in_awe (bc82df)

  28. It is depressing to see that Obama is an even worse phony than Kerry, if that is even possible. The man is president ! Why the campaign mode rhetoric ! Someday, he will be judged by history. Is this the way he wants that done ? I don’t think he actually believes that he is president and the buck really stops there.

    Mike K (8df289)

  29. Качество друзей тоже надо учитывать. Дональд Трамп, например, на двадцатку потянет.

    Marinkina (73f33b)

  30. The Marines solved this problem in Iraq quite nicely by changing their shooting policy from targeting the torso to two in the head. Works every time.

    glenn (2d382b)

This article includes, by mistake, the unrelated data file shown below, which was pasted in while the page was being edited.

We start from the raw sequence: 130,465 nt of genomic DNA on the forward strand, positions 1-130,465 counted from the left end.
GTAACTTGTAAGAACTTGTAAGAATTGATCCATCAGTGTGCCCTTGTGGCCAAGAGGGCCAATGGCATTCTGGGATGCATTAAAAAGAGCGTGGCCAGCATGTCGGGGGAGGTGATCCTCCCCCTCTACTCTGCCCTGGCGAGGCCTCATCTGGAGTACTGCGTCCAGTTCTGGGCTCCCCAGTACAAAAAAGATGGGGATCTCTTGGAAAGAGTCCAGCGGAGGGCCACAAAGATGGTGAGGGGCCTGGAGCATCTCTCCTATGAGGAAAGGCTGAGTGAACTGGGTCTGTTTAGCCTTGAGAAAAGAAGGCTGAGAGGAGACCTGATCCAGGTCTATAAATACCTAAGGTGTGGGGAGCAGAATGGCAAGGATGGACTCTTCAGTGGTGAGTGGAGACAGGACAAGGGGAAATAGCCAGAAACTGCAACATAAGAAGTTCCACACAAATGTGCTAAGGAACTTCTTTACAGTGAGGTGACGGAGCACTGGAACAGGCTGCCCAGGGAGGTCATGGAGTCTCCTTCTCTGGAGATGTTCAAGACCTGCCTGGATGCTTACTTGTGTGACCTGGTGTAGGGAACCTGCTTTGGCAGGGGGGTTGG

31. Update (AP): For extra nuance, read this Politico piece about The One’s speech this morning on torture. America “lost its way” under Bush, you see, by waterboarding the guy who planned 9/11. But now we’ve found our way back … with preventive detention.

    Sure, ignore the fact that when Obama detains someone he does it reluctantly and in order to protect the country but when Bush does it, it’s because he’s McChimpbushhitler.

    Terry Gain (4f27d2)

  32. It’s all in the good intentions, purity of heart, and of course, bunnies and unicorns.
    We are screwed.
    Of course his new PD policy dove-tails nicely with DHS’ Terrorist Alert to local PD’s:
    Detain anyone without an O sticker on a Prius!

    AD - RtR/OS! (00ce61)

  33. Someday, he will be judged by history. Is this the way he wants that done ? I don’t think he actually believes that he is president and the buck really stops there.

    Obama believes the media is in his pocket and the people who will write history believe in him.

    He’s right.

    Terry Gain (4f27d2)